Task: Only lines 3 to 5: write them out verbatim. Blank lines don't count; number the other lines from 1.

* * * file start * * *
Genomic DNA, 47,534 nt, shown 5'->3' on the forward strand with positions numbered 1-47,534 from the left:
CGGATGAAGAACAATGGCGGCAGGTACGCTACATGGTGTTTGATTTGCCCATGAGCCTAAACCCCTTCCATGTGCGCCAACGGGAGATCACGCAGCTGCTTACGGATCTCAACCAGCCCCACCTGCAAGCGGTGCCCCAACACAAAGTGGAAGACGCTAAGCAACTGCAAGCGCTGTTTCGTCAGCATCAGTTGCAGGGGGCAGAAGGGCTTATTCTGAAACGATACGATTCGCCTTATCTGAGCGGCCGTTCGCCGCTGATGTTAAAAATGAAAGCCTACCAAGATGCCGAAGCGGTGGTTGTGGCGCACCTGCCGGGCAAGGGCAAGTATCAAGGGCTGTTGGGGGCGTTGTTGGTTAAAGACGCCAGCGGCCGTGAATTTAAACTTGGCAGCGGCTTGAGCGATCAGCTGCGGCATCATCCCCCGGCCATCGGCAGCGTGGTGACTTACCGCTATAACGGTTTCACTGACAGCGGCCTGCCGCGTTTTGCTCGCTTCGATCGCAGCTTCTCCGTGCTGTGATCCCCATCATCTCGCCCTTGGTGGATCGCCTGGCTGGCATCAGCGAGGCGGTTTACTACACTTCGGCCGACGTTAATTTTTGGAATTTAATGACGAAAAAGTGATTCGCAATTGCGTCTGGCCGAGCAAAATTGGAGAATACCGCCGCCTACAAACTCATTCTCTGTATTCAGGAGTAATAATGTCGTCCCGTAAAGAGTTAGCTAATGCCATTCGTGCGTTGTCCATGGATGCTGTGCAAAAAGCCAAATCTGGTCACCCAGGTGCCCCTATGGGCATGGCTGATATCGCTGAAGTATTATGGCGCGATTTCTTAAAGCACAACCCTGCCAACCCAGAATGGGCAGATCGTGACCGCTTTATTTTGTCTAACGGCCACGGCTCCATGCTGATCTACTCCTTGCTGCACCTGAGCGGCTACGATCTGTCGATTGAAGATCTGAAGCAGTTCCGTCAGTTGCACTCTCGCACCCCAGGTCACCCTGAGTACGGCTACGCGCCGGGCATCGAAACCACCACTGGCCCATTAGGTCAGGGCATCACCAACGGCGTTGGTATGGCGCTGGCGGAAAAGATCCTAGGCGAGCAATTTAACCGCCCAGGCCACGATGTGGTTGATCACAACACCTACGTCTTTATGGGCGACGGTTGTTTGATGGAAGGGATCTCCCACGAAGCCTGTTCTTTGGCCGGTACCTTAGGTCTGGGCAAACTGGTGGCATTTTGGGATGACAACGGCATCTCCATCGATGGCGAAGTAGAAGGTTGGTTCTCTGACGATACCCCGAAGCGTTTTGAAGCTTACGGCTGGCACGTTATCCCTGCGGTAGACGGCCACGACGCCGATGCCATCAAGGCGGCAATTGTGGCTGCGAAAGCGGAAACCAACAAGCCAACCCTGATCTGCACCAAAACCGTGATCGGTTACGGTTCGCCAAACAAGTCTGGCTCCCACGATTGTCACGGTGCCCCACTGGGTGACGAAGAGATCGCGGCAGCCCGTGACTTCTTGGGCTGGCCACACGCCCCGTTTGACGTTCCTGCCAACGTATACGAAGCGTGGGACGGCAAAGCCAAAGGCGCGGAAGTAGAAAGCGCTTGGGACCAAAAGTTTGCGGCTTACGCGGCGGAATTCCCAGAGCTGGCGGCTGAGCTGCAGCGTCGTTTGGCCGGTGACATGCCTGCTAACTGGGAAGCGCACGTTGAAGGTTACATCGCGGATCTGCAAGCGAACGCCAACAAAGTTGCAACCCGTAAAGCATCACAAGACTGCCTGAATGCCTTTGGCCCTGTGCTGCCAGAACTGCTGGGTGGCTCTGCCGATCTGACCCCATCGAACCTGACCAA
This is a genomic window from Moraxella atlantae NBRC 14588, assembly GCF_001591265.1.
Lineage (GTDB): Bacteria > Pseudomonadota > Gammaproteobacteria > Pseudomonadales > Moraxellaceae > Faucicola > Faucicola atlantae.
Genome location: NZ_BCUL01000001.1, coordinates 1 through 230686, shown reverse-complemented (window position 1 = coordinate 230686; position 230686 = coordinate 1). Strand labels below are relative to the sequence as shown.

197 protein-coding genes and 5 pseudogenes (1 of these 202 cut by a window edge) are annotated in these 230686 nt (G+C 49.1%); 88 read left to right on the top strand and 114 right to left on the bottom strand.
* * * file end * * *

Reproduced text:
This is a genomic window from Moraxella atlantae NBRC 14588, assembly GCF_001591265.1.
Lineage (GTDB): Bacteria > Pseudomonadota > Gammaproteobacteria > Pseudomonadales > Moraxellaceae > Faucicola > Faucicola atlantae.
Genome location: NZ_BCUL01000001.1, coordinates 1 through 230686, shown reverse-complemented (window position 1 = coordinate 230686; position 230686 = coordinate 1). Strand labels below are relative to the sequence as shown.